This problem can't be buried!

This problem can't be buried!

Tellingly enough, the cemetry attached to the St Anthony’s Church is precariously poised to lose land to the Mysore road widening project. The fate of many burial grounds could be the same.

Head Priest of the St Anthony's Church, Father Irudayam is a worried man. According to him, the Church would lose part of its cemetery land, while 175 trees on that stretch would face the axe. Losing the cemetery land would also mean shifting the tombstones.

The Church has already alerted the relatives. "We have asked many families to collect the bones of their loved ones and bury the remains separately, since the tombstones come in the way of the project.  Many families were reluctant to this proposal and were unhappy to shift the remains of their loved ones," says Fr Irudayam.

St. Anthony’s Church has only five acres of land, the cemetry part of which is now almost full. Community members are trying to cope with the lack of space by burying the new bodies at the same place where their ancestors were put to rest. The head priest says he has requested the State Government to provide more land for burials.

The grave problem of land is not restricted to the St Anthony's Church. Muslims in Bangalore are also faced with the same challenge. The Muslim burial ground at Chamarajpet in front of St Anthony's Church too is also space-starved.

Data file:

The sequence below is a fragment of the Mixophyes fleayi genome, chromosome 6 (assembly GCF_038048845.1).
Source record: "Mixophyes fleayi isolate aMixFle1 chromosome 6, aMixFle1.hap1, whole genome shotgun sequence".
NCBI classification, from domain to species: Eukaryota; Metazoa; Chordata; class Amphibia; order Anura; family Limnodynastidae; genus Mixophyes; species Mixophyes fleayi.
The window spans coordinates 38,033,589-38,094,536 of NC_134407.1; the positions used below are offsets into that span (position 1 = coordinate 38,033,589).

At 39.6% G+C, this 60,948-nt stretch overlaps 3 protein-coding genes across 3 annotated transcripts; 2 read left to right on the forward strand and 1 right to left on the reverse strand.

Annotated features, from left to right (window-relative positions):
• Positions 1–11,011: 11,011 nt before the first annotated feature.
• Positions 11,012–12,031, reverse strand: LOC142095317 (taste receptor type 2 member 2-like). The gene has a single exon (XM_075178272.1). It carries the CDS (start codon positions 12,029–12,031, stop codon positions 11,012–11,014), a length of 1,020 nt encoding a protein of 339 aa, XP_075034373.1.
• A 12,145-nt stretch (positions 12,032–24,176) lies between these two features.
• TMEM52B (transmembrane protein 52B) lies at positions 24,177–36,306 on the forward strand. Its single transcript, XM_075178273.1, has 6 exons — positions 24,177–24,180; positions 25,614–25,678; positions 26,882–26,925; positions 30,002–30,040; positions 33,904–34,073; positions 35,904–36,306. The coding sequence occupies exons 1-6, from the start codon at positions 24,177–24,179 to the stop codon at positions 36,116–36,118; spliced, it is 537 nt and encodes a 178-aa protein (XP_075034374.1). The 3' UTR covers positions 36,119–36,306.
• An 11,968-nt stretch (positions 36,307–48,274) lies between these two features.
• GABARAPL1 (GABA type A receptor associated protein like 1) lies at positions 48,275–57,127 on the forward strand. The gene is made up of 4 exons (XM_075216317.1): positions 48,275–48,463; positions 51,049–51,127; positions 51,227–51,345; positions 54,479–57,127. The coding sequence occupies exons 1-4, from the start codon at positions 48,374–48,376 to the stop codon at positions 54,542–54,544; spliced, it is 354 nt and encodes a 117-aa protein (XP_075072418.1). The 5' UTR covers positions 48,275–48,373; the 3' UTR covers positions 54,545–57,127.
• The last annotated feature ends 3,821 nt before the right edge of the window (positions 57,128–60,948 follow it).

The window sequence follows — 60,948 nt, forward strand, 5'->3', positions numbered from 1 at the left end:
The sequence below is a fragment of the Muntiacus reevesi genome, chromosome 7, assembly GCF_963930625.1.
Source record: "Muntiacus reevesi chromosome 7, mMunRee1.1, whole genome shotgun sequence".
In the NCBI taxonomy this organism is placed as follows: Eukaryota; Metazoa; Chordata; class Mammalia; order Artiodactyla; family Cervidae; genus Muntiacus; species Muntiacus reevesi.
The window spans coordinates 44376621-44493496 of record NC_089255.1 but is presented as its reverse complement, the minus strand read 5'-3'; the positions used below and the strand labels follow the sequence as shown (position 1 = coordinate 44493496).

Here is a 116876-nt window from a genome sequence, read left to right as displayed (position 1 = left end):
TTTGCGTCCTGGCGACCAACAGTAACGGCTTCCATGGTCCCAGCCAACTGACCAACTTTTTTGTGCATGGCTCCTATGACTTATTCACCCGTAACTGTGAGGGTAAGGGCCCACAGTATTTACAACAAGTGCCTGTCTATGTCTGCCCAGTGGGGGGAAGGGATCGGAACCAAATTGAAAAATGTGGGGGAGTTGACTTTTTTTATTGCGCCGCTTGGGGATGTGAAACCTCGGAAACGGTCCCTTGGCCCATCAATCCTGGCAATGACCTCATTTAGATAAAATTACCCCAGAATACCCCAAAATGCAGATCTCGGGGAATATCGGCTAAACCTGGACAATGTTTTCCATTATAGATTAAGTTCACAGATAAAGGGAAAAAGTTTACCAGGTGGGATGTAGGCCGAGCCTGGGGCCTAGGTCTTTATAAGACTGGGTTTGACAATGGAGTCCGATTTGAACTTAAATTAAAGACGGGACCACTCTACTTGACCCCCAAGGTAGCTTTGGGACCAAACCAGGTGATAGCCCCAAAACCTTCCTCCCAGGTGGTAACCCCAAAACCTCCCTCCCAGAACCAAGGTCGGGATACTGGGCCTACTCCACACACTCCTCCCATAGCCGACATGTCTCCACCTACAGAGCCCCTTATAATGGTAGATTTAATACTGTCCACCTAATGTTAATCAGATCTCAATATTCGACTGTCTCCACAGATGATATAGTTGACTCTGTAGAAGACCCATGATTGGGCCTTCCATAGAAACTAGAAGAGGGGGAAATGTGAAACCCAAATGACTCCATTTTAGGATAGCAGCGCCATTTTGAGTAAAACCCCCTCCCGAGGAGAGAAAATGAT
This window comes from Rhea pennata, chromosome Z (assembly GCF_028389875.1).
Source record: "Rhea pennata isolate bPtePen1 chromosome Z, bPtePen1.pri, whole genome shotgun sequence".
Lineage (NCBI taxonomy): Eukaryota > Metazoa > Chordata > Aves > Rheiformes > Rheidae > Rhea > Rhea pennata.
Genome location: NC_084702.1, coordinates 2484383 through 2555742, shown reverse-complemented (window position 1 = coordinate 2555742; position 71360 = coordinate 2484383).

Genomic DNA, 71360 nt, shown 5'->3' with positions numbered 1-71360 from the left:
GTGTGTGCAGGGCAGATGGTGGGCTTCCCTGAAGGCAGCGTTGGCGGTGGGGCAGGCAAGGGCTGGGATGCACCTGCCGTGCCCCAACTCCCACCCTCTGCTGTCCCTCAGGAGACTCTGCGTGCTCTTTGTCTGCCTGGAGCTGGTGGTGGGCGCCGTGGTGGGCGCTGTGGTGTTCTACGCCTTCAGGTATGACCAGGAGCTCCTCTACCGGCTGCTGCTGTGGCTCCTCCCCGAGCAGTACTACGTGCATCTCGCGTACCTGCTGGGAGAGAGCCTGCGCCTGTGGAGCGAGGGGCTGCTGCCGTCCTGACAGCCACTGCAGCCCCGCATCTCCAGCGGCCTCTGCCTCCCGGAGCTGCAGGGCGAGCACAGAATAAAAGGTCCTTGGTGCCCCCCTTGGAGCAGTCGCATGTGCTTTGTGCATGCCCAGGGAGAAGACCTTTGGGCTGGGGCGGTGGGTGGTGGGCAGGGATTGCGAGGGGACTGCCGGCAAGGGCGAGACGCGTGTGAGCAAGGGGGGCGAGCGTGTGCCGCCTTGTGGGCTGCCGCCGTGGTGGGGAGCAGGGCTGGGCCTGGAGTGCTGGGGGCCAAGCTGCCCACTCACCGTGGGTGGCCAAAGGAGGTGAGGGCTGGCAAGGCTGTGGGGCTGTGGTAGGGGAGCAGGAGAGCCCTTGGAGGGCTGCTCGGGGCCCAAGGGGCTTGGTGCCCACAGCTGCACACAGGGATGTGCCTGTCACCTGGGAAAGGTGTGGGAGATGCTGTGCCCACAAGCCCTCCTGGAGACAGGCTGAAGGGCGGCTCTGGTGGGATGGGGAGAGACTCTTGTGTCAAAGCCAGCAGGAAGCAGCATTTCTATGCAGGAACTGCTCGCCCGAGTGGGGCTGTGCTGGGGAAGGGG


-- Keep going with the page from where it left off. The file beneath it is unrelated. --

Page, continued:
Once spread across 60 acres, the burial ground has now shrunk because land was given to the government and other individuals for various purposes. The ground is all of three acres today !

According to Muslim scholar Syed Anzar Shah Qazmi, Imam of Noorani Masjid at Jayanagar, the problem is still under control but it would get worse if people from the community do not realise the situation. Qazmi suggests that people should give up constructing concrete graves, since that would prevent the land use for burial purposes in the future.

Maqbool Ahmed, an office bearer of the Central Muslim Association of Karnataka (CMAK) says the search is on to identify alternate locations for burial grounds. But so far, the pleas to the government haven’t yielded much.

Father Anthony, associated with the Archdiocese of Karnataka, says the problem of land is a major challenge for cemeteries across the City. Many Churches are in touch with local MLAs to sort out their problem.

The Lingayat community, which buries its dead, is also faced with a similar problem. The Lingayat burial ground at Chamarajpet once had nine acres of land. But now merely half-an-acre is left. The community has a tradition of constructing concrete graveyards.

As emotions are attached with these issues, the possibility of the reuse of the land for burials is quite bleak.

Sources in the revenue department admit that the problem of graveyard is indeed, grave. "If the graveyards are packed with dead bodies, then alternative places have to be given. But in the current situation when the land prices in Bangalore have gone up, getting a large area of land at huge prices is next to impossible.

Communities which have traditions of burying bodies have to search for alternatives with the available resources," suggests an official. The government, he says, is sympathetic to the communities’ demands for more land.

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